Resignations over vaccine mandate forces hospital to shut down maternity ward

An upstate New York hospital announced on Friday that it would pause baby deliveries in its maternity ward over an epidemic of resignations related to the state’s COVID vaccine mandate for healthcare workers.

“If we can pause the service and now focus on recruiting nurses who are vaccinated, we will be able to reengage in delivering babies here in Lewis County,” said Lewis County Health System Chief Executive Officer Gerald Cayer according to a report by  WWNY.

In the maternity ward alone, there have been six resignations which will cause the hospital to halt delivery services after September 24, a situation Cayer hopes is temporary. However, another seven employees in the unit are still on the fence about the shot which could lead to a longer than hoped-for “pause” in services.

Halting baby deliveries, even temporarily, had many people scratching their heads about the logistics of such a statement as biology typically dictates when a baby is ready to come out of the oven.

Jesse Kelly, host of the nationally syndicated “Jesse Kelly Show,” didn’t question the pause on deliveries, but instead reacted to the hospital’s announcement with a resounding affirmation that resignations and boycotts were the best way to oppose the mandates.

“More. Give me more of this,” Kelly tweeted. “Bring The System to its knees. Make them feel pain. Boycott. Resign en-mass. Rebel.”

While the mandate has encouraged 30 employees to roll up their sleeves, an equal number have walked out the door instead.

“Our hope is as we get closer (to the deadline), the numbers will increase of individuals who are vaccinated, fewer individuals will leave and maybe, with a little luck, some of those who have resigned will reconsider,” Cayer said, who oversees some 629 employees. “We are not alone. There are thousands of positions that are open north of the Thruway and now we have a challenge to work through, you know, with the vaccination mandate.”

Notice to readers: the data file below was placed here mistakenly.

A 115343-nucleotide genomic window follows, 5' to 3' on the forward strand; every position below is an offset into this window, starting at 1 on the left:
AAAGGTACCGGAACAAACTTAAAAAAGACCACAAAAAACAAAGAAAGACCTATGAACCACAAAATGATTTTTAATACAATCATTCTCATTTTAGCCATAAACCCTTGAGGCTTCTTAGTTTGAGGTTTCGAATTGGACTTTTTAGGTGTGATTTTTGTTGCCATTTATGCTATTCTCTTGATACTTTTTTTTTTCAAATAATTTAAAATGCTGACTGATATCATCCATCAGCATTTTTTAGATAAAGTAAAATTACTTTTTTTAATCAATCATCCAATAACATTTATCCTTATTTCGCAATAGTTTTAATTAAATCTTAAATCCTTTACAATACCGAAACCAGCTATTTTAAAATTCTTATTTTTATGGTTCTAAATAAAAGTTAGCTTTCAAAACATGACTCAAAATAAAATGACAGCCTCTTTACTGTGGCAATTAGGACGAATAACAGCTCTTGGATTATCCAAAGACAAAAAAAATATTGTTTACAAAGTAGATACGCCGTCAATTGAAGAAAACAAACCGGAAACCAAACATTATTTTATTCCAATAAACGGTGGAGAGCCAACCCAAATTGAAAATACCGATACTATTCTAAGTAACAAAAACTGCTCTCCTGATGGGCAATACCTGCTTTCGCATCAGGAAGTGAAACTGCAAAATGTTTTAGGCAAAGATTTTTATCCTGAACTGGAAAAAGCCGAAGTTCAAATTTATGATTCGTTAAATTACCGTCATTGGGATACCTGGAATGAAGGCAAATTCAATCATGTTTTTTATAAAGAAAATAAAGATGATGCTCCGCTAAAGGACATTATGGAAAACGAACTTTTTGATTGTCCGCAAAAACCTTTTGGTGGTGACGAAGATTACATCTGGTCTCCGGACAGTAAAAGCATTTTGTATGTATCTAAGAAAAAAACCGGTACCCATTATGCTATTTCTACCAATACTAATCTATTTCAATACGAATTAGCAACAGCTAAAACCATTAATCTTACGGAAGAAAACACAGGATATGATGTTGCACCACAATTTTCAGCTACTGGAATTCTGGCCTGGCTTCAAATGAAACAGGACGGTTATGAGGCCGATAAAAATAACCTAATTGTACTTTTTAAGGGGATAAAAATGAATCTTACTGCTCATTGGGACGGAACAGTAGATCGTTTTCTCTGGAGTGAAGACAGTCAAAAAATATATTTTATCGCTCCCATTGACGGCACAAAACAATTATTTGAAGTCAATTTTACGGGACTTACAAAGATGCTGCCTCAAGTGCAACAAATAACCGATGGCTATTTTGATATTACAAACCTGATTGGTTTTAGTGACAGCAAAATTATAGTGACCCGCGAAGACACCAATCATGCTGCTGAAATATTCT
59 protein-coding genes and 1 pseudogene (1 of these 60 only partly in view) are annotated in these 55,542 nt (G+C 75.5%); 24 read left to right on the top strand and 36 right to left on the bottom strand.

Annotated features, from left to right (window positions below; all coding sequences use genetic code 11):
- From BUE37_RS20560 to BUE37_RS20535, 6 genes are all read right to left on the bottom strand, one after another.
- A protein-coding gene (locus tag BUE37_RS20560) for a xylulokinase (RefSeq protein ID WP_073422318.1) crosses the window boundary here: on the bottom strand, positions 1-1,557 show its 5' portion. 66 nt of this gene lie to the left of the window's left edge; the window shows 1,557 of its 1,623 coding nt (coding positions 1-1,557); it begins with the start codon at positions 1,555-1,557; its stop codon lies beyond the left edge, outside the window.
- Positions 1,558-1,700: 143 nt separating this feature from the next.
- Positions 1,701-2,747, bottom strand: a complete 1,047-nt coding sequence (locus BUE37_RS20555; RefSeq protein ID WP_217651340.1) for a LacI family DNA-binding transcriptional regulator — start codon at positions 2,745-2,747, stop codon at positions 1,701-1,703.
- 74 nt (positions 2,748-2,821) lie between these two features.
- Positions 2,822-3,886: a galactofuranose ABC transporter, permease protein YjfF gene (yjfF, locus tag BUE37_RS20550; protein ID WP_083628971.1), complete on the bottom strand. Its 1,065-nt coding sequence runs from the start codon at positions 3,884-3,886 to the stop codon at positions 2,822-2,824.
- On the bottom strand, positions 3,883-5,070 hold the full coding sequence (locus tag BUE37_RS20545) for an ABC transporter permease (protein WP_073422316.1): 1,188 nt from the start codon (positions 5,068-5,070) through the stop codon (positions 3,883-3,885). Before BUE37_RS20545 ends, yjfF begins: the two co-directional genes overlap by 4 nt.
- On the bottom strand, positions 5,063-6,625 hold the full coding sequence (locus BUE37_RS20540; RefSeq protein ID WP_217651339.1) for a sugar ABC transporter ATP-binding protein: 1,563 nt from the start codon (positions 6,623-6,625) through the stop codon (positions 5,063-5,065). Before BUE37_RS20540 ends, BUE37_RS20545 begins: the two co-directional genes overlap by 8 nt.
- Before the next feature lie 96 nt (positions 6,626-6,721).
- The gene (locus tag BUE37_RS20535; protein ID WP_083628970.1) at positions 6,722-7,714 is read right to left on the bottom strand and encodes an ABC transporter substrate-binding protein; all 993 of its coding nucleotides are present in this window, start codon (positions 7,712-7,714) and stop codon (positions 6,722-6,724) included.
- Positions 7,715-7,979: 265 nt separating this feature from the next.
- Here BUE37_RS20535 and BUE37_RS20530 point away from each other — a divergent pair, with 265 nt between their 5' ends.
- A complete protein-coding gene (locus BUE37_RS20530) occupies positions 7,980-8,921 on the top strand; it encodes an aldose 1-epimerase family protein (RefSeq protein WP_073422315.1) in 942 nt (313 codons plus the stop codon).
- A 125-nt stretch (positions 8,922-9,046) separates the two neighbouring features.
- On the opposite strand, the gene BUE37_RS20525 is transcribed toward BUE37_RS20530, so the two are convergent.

There are 165 hospital workers, making up 27 percent of the workforce, who have not yet get gotten the “Fauci-ouchie.”

The remaining 464 hospital workers, or 73 percent, have been inoculated against COVID-19.

Cayer indicated that the hospital respects the decision of any employee who decides to not get the shot, indicating that it is a “personal choice.”  Although he said the hospital would welcome back any employee who resigned but later has a change of heart and decides to get the vaccine, there is no indication on how long that offer will be honored.

Many were quick to criticize those willing to resign, but others agreed with Kelly that the only way to fight back was to resign and not give even an inch.

Others found some humor in the situation.

Former New York Governor Andrew Cuomo (D) announced a vaccine mandate on August 16 for the state’s estimated 625,500 healthcare workers including all staff at hospitals and long-term care facilities, nursing homes, adult care, and other congregate care settings. The deadline to comply is September 27 and has limited exceptions for religious or medical reasons.

The announcement may be foreshadowing to the future implications of President Joe Biden’s announcement last week imposing an unprecedented nationwide COVID-19 vaccine mandate on all federal employees as well as private businesses with 100 or more employees.

Ashley Hill


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